I am a customer

We had a three hour layover at LAX. The weather was bad at O’Hare, flights were being grounded. We listened to what sounded like an increasingly crazed gate agent: “Do not stand in line to ask about your flight. I will let you know when I have more information.”

At first I felt sympathetic towards her, but as time went by it became apparent that instead of dealing with customers’ questions and concerns one by one, she preferred to be left alone, because apparently she already knew what everybody needed, and they shouldn’t mess up her attempts to help them. My daughter joked that she hoped the agent would get a break soon.

She didn’t get a break – she got to work my flight.

As soon as she arrived at the counter, I got in line, behind about a half a dozen people who were already waiting. She ignored the waiting people, marched up to me, and asked what I needed. As I always do, I asked for a gate check tag and an aisle chair. She looked at my boarding pass, and asked if I could get all the way back to row 31. I made a joke about how it was obviously easier if my seat was closer to the front, but I did not ask to be reseated. I repeated my requests. She said, “Let me take care of these people first.”

That was a little baffling, so I just stayed in line. She dealt with the people in front of me, and when I got to the counter, she stared at me, confused, and asked what I wanted. A gate check tag and an aisle chair, I said. “I said I’d take care of you,” she said impatiently. “I’m going to take care of the customers in line first.”

“I am a customer, and I am in line,” I said, as calmly as I could manage. “You don’t need the gate check tag right now,” she said, and turned away from me to beckon up the next customer. I retreated back to my family. She started doing her “don’t stand in line” routine over the loudspeaker.

By now, another gate agent had joined her. Then she called my husband’s name (hey, wait – who made the reservation? Who is the Premier flyer here? Who actually needs the aisle chair?). I decided to stay out of her way. She gave us all new seats (rows 13 and 15), but no boarding passes. My husband came back and said she wanted us boarded, right now.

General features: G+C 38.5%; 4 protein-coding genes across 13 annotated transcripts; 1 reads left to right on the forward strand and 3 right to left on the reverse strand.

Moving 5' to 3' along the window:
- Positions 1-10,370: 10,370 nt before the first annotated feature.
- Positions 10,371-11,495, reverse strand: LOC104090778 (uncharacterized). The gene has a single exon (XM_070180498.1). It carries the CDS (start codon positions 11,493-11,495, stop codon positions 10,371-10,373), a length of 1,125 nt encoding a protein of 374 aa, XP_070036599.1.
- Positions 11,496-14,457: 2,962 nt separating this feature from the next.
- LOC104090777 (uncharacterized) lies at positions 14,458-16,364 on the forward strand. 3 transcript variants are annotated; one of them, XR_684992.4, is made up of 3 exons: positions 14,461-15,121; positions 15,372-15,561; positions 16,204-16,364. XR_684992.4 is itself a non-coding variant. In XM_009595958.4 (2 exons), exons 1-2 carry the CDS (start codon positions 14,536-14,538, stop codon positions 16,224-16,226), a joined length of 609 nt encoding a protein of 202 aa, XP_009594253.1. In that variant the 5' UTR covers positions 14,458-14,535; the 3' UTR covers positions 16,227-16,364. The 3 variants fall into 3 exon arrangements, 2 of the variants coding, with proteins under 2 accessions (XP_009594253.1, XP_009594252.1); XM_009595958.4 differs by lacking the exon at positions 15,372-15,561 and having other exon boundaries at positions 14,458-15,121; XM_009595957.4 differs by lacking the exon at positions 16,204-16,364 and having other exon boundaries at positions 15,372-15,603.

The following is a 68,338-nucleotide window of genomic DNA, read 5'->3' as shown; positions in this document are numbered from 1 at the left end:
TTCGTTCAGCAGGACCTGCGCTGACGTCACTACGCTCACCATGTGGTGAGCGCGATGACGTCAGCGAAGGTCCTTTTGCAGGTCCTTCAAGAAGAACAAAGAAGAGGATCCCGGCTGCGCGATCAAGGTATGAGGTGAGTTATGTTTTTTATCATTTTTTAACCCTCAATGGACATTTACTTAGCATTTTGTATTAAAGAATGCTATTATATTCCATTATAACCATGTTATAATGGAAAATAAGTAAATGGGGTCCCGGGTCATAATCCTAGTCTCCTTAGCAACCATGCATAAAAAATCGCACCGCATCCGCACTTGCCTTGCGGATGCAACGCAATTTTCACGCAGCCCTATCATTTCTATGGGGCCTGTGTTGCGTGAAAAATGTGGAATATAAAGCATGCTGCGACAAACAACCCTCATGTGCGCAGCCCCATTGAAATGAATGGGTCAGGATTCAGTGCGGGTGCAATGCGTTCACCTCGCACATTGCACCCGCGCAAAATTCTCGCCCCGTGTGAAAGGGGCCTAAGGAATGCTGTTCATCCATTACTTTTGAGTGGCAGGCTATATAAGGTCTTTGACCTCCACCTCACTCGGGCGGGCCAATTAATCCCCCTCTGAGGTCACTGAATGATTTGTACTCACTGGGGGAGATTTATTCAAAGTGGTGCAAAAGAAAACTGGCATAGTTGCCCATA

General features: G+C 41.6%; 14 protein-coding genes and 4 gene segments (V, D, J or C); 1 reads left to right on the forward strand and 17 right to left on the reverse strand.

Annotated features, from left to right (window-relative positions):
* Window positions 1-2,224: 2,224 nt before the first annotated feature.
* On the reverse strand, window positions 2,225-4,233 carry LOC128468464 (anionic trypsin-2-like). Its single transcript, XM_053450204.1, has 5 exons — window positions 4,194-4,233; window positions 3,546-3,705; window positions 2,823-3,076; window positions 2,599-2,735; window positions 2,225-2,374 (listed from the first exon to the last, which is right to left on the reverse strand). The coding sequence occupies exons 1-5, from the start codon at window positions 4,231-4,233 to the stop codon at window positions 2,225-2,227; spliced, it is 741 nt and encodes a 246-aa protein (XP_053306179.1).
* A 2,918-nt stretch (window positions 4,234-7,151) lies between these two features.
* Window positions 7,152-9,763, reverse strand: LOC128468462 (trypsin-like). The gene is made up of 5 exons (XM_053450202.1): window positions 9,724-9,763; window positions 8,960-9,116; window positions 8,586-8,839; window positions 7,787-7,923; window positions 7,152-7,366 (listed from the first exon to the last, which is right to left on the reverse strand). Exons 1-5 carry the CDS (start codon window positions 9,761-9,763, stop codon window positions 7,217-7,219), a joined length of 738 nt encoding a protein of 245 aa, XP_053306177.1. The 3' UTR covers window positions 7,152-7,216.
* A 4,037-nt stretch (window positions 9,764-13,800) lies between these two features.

So I got up there. Still no boarding passes in hand, and the other agent protested, but she said that she knew who we were and where we were sitting. She acted very harried and busy.

I waited at the end of the jetway while my family boarded. After a moment or so, the other agent came down and said, in a surprised voice, “Do you need assistance?” Feeling like I was in some kind of comedy routine, I said, “I need an aisle chair and a gate check tag.” I could see him suppressing a curse, and he ran up the jetway to get the aisle chair, and ran back down to bundle me into it. In the meantime, the original agent came down to see what the hold up was, and he told her, in no uncertain terms, to get a gate check tag for the chair. She looked shocked and hurt, and turned away. He leaned over me to fasten one of the straps and muttered, “God, what a kook!” I tried not to laugh.



  1. wheelchairdancer

    Oh God! That’s gross. United? Thank goodness for the humanity of the other agent.



  2. Katja (Post author)

    It’s not really an access or discrimination story, though – this woman was providing poor service to every customer equally.

    Yes, United. I’m seriously considering switching to Frontier – I didn’t fly enough this year to make premier again, and Frontier just seems to treat customers better in general.

  3. Karin

    Wow-I’m not the only one!! Thanks for sharing, can I be part of your club, too? United- it happened to me last year from Dulles to Orlando both ways! And they acted so put out when I took a couple extra seconds to remove my shoes, get out of my wheelchair, and WALK through the metal detector with my cane! Jeez, maybe we can started our own airline. I’ll think of a name later…Oh yeah, I had my 4 y.o daughter on my lap and my 6 y.o. son was in rare form. Gotta love it!


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